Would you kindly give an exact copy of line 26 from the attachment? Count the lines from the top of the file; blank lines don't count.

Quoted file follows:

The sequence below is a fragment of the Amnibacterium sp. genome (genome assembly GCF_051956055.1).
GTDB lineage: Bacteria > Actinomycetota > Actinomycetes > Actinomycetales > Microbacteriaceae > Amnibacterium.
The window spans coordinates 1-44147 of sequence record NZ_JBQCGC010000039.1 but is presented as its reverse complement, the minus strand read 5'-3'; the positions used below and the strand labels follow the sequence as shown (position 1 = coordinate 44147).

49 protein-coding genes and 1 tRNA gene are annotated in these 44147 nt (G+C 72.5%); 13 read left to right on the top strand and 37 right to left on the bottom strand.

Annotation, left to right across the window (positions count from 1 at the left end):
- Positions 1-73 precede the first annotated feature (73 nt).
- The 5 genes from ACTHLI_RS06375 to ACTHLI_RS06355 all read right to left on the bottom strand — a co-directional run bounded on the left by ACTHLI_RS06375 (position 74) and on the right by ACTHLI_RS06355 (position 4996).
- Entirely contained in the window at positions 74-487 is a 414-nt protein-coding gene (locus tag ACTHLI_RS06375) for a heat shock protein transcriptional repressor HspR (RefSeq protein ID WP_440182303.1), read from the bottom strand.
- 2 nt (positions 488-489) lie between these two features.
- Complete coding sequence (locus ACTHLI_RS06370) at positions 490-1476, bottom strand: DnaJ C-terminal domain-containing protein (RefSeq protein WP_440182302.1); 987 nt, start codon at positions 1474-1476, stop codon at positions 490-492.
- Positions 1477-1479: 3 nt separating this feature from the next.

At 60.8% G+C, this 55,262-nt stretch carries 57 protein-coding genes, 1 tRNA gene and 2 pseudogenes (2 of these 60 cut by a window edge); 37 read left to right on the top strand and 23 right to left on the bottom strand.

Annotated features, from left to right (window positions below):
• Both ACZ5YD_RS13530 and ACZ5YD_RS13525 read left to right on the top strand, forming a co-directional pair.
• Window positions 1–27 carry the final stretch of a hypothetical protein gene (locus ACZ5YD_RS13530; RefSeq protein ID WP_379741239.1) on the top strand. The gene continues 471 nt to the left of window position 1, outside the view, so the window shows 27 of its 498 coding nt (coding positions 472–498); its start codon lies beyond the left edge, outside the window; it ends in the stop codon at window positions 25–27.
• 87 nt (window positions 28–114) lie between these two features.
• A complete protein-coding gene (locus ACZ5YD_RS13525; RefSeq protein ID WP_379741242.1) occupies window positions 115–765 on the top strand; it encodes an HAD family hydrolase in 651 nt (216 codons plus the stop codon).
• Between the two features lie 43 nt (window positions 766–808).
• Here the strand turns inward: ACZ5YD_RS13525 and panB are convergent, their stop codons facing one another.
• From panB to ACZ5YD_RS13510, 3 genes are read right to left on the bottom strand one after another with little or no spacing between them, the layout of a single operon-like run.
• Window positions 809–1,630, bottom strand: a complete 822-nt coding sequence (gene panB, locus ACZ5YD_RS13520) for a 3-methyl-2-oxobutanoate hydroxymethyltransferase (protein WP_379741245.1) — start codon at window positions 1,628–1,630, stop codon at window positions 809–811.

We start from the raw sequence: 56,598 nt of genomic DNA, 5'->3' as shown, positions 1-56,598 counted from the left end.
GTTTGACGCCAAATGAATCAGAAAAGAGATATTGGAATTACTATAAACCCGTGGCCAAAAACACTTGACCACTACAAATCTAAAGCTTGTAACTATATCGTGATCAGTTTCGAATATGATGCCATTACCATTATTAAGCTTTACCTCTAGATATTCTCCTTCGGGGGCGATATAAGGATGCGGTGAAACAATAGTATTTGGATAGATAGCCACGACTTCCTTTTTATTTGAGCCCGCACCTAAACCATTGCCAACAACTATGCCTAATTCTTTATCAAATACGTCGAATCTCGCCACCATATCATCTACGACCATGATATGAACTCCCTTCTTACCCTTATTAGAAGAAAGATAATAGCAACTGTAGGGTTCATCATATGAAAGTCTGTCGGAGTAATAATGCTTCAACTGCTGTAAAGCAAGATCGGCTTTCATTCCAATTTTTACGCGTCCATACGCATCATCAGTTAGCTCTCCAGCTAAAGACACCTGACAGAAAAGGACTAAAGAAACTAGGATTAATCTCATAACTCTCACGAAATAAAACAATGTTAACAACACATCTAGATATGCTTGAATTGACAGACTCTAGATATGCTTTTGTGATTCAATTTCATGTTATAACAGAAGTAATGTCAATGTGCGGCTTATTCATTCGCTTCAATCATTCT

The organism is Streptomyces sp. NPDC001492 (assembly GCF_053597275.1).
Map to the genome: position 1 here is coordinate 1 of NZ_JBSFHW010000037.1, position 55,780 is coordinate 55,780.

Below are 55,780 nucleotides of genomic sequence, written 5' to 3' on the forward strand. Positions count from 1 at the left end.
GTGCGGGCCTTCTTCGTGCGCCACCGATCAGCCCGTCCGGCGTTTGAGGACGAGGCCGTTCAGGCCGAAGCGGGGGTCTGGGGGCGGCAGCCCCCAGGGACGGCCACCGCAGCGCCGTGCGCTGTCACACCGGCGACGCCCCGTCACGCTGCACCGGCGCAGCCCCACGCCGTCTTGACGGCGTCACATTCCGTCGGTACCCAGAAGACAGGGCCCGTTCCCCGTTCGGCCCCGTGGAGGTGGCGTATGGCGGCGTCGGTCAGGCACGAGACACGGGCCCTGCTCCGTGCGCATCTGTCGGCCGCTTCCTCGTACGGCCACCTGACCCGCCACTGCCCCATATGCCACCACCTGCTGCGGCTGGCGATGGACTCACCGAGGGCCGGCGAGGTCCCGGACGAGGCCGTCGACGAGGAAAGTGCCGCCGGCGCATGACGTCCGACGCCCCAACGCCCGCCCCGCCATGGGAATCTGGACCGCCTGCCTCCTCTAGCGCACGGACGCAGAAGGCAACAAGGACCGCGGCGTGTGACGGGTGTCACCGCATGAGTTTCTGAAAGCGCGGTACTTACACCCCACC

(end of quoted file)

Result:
Below are 55,780 nucleotides of genomic sequence, written 5' to 3' on the forward strand. Positions count from 1 at the left end.